Most people will readily admit that they enjoy reading a good book from time to time. Some people admit to collecting them in a library where they may reside. Books help us to keep track of the wide variety of things going on in our hectic, fast-paced lives. One book, reviewed here, is called ‘Mensa: The Society for the Highly Intelligent’, written by Victor Serebriakoff, who is a (past) Honorary President of International Mensa. It is primarily a history of Mensa up to the point of the book’s publication in 1985 and it includes an explanation of what we should know about people with a remarkably high intelligence score. In my estimation, this book is about Mensa (but from an obviously historical state of affairs) and it was well-written by an obviously reliable source of information required for writing on this subject. ‘Mensa’ reads like a history textbook, in my opinion of it, as it starts from the beginning of our humble association and takes us for a wild ride through the intellect to where it is going. The last chapter is actually a self IQ test which is intended for both our study and review. If you are ready to go, then follow along with the reading of this book (and this book review). You just might learn a thing or two!
One of the more important themes interwoven throughout most of this book is that of the ‘no collective view’ nature of Mensa. Here it is described for us:
“Members and groups within Mensa have views but Mensa itself has none. Nothing is to be done in the name of Mensa that could alienate or exclude people of any shade of opinion; no political action is to be taken by the society beyond the publication of the range of members’ views.” (Serebriakoff 1985, pg. 55)
Here it is again somewhat later in the book:
Mensa “is based on an objective criterion of selection, an assessment of the applicant’s ability to think effectively. Mensa aims to be a forum of the intelligent of every persuasion, so it is simply and permanently not possible for Mensa to have any controversial collective views or policies.” (Serebriakoff 1985, pg. 263)
It is my belief that this idea is so fundamental to what it means to belong to Mensa that it is almost as is a golden rule. We, as Mensans, do not see things eye-to-eye always and we can have very different and opposing points of view on certain issues.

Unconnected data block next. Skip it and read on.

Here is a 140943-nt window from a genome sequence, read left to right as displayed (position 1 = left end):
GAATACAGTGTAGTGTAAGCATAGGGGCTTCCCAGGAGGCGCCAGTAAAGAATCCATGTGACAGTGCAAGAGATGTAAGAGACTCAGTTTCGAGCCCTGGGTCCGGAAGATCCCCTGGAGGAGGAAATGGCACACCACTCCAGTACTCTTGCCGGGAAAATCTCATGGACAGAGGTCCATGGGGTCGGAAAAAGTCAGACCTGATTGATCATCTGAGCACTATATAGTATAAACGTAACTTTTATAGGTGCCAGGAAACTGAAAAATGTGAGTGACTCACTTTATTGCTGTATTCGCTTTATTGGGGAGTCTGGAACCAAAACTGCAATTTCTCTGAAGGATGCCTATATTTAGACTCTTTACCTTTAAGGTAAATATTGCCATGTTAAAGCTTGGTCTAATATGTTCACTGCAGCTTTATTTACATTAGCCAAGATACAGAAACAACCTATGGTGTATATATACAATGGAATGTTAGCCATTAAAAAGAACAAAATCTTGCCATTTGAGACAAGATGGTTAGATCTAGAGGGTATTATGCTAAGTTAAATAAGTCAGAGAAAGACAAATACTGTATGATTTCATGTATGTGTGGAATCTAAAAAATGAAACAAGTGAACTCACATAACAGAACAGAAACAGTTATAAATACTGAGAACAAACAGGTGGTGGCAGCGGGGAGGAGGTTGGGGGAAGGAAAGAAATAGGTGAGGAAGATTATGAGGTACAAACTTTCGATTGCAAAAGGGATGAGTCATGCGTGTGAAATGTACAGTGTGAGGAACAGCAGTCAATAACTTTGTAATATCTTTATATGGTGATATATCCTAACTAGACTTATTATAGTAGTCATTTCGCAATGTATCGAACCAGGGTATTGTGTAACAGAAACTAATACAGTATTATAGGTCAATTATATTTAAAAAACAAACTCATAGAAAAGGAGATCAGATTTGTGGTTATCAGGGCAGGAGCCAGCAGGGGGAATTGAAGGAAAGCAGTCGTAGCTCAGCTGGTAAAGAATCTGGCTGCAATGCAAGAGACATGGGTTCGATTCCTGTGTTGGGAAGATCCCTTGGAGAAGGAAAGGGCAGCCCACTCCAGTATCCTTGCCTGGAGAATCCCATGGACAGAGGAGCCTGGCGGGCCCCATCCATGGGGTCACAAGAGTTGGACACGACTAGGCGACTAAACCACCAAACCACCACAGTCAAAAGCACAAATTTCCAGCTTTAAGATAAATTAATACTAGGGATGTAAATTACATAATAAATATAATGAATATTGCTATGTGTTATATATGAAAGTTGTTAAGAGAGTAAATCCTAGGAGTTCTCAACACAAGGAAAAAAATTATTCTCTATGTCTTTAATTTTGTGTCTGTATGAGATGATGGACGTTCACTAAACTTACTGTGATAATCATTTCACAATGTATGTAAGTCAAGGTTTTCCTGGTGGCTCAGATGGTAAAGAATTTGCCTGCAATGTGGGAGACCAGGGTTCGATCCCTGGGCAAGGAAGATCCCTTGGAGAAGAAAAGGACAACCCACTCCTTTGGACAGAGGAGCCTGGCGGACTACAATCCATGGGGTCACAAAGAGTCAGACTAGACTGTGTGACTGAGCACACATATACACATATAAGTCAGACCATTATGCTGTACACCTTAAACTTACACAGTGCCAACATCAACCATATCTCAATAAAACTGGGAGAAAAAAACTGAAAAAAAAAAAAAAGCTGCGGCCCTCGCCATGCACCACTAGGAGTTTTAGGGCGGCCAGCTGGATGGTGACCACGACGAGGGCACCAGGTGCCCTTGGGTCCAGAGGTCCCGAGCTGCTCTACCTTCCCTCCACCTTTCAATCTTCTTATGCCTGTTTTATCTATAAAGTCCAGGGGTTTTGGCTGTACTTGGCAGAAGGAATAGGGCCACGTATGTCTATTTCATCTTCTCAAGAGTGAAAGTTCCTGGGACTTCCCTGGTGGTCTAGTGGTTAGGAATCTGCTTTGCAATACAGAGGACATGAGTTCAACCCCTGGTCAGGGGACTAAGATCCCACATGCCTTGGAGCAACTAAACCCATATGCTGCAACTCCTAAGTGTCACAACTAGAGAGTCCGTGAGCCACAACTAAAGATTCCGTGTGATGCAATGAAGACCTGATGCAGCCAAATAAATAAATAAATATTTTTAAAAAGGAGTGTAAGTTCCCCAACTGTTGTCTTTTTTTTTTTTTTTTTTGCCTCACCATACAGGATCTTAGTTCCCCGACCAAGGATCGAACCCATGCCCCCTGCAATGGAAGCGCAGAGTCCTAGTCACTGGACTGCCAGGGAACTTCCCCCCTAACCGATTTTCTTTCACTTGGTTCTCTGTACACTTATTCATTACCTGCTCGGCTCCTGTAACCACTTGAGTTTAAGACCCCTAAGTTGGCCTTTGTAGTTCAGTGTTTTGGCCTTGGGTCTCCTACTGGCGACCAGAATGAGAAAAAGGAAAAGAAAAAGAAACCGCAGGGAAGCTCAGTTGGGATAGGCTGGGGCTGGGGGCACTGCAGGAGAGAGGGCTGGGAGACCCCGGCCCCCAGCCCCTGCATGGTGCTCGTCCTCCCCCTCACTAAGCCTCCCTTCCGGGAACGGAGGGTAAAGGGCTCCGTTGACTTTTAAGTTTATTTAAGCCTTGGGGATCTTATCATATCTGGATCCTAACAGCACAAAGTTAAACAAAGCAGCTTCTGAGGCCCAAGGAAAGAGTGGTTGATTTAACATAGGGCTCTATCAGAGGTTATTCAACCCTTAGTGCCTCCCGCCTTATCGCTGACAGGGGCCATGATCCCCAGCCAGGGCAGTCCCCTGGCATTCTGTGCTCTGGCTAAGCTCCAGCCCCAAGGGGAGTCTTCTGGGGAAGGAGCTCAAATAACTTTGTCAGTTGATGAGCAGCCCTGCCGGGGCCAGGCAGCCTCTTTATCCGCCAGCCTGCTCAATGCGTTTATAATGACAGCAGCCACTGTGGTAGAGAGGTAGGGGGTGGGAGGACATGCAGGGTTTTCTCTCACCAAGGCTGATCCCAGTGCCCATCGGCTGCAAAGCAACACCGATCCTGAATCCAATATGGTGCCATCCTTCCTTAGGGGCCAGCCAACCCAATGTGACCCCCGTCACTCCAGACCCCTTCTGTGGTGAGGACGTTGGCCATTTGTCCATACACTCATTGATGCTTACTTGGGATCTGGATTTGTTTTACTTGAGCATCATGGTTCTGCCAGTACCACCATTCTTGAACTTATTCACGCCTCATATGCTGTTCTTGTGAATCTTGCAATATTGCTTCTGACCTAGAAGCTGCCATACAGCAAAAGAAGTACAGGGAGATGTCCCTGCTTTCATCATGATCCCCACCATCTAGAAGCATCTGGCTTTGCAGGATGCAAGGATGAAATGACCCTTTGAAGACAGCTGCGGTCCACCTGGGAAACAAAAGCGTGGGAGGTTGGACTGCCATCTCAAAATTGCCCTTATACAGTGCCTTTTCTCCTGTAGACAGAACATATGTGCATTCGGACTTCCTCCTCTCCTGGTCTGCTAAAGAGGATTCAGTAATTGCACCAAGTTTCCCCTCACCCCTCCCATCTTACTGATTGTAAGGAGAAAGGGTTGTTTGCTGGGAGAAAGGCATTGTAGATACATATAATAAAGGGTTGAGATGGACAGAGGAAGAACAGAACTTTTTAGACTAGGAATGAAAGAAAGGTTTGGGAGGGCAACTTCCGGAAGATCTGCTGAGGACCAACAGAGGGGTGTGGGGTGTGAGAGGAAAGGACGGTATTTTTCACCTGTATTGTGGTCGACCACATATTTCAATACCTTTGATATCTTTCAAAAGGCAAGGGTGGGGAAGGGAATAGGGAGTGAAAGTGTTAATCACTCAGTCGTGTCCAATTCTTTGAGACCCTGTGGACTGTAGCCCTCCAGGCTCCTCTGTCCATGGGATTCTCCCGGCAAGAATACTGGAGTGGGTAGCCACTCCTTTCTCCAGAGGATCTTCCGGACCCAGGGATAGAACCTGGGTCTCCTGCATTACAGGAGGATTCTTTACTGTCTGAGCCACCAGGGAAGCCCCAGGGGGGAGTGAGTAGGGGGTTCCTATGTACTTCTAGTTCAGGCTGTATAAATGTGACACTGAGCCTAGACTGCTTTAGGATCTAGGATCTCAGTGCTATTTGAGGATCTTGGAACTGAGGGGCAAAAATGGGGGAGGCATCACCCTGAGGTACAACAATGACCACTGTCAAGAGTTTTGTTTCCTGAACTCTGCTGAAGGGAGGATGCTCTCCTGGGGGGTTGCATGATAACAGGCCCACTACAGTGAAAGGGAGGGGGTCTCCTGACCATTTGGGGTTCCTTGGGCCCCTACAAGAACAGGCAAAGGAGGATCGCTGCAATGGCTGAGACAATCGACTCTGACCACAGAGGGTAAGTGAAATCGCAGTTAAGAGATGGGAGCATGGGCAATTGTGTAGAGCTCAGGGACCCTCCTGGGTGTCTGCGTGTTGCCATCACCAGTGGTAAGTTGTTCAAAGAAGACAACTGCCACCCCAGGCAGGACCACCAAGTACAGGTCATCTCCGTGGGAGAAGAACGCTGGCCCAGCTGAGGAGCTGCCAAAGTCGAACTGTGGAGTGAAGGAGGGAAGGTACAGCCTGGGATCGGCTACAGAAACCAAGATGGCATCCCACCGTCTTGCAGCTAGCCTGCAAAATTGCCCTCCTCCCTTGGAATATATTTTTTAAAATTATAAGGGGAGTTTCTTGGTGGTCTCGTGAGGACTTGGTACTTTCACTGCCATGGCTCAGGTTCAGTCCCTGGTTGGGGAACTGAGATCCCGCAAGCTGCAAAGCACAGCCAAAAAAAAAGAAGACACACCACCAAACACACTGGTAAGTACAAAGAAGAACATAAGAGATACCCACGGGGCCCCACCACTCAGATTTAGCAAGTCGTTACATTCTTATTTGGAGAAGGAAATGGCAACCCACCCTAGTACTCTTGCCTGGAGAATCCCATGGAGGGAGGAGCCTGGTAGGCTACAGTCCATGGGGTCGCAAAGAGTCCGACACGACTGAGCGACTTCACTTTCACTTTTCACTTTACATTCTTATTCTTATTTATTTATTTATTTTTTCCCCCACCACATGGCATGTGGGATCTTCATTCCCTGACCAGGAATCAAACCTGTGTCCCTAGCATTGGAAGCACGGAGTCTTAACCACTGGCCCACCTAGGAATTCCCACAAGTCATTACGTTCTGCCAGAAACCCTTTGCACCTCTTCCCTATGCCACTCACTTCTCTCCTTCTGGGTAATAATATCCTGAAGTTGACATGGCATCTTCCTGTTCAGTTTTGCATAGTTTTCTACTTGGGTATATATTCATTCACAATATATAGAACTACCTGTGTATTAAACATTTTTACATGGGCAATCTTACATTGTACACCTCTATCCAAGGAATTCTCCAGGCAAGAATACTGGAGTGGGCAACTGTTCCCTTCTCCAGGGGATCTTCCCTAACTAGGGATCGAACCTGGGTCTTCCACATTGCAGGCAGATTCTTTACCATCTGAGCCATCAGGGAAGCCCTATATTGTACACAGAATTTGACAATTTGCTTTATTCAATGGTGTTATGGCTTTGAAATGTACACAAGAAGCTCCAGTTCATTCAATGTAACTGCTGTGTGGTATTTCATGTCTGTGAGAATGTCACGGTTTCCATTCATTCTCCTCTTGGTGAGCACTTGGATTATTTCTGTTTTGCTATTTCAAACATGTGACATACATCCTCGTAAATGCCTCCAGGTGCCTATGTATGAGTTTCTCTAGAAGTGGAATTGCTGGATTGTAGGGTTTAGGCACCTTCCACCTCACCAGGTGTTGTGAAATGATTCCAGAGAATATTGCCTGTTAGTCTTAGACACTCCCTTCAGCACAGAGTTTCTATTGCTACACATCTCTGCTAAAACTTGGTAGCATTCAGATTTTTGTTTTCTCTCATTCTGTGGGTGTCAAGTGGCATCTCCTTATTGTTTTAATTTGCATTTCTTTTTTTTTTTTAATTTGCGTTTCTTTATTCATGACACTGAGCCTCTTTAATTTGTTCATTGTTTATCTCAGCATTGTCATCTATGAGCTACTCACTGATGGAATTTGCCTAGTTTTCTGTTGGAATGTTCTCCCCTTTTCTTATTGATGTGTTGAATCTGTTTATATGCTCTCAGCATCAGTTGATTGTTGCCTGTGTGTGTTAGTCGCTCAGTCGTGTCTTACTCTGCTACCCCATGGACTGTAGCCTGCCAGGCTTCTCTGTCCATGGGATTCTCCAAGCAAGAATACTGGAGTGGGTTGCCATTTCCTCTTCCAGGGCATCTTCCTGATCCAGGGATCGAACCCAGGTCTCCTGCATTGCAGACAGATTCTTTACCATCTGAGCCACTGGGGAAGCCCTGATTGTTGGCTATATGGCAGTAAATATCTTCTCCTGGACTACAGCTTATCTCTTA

“Mensa is the living proof that, contrary to the adage, great minds (or at any rate bright minds), think unlike.” (Serebriakoff 1985, pg. 28)
“An important function of intelligence, where an answer is not yet known or knowable, is to throw up options, to propose choices, to explore the ground and produce hypotheses, schemes and plans for test by experiment, by trial and error, by judgmental or by democratic choice.” (Serebriakoff 1985, pg. 29)
I, in addition, believe that having good, positive thoughts and making good, personal choices is a sure sign of a highly advanced intelligence – much like a good house has many different kinds of functional windows and doors.
What then exists in the name of Mensa? First, assessing IQ began when our scientists began to question error and chance in the process of making measurements and observations. What followed from this research was the science of statistics in general and probability theory in particular. The softening of many other sciences then began to take hold because making accurate measurements based upon good observations and applying new statistical techniques was now better than just making guesses at what happens. Soon this idea along with the mass production (even of our children in education) which came about with the Industrial Age brought scientific inquiry into why some students were more inclined to score better on tests than were other students. A few assumptions based upon hereditary and environmental influences followed – then the IQ concept came into expression.